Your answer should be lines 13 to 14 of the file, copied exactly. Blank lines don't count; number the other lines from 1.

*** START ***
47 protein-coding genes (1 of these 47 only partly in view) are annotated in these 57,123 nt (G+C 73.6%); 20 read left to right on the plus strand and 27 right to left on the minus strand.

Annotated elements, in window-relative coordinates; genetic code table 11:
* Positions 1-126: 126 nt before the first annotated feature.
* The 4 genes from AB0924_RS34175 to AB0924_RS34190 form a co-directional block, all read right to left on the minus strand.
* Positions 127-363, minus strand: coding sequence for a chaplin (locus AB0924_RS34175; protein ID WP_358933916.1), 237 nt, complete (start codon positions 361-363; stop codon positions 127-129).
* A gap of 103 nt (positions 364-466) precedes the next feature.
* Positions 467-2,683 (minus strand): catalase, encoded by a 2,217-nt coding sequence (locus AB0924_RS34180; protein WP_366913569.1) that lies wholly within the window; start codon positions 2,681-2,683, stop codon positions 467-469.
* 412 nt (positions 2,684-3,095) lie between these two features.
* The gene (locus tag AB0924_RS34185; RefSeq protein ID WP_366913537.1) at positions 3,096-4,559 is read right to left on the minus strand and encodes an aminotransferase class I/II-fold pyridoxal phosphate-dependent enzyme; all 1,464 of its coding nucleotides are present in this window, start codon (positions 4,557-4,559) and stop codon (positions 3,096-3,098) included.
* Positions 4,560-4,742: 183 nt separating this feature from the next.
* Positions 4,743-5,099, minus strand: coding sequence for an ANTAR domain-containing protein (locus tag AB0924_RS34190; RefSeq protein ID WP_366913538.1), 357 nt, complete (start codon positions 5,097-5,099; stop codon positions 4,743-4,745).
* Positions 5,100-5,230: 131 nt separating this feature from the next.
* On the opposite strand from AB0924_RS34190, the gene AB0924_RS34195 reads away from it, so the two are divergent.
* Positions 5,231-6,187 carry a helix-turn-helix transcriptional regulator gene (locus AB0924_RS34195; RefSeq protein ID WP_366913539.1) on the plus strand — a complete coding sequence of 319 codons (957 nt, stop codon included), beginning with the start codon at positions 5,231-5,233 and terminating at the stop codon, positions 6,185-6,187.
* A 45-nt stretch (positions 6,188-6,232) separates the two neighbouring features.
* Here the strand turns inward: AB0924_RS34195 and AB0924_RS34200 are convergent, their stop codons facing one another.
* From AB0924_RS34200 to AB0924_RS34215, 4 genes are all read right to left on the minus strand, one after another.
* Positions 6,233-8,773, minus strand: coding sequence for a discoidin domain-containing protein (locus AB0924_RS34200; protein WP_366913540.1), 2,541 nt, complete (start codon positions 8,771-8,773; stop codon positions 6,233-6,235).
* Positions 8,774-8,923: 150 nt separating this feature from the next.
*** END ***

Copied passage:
* On the opposite strand from AB0924_RS34190, the gene AB0924_RS34195 reads away from it, so the two are divergent.
* Positions 5,231-6,187 carry a helix-turn-helix transcriptional regulator gene (locus AB0924_RS34195; RefSeq protein ID WP_366913539.1) on the plus strand — a complete coding sequence of 319 codons (957 nt, stop codon included), beginning with the start codon at positions 5,231-5,233 and terminating at the stop codon, positions 6,185-6,187.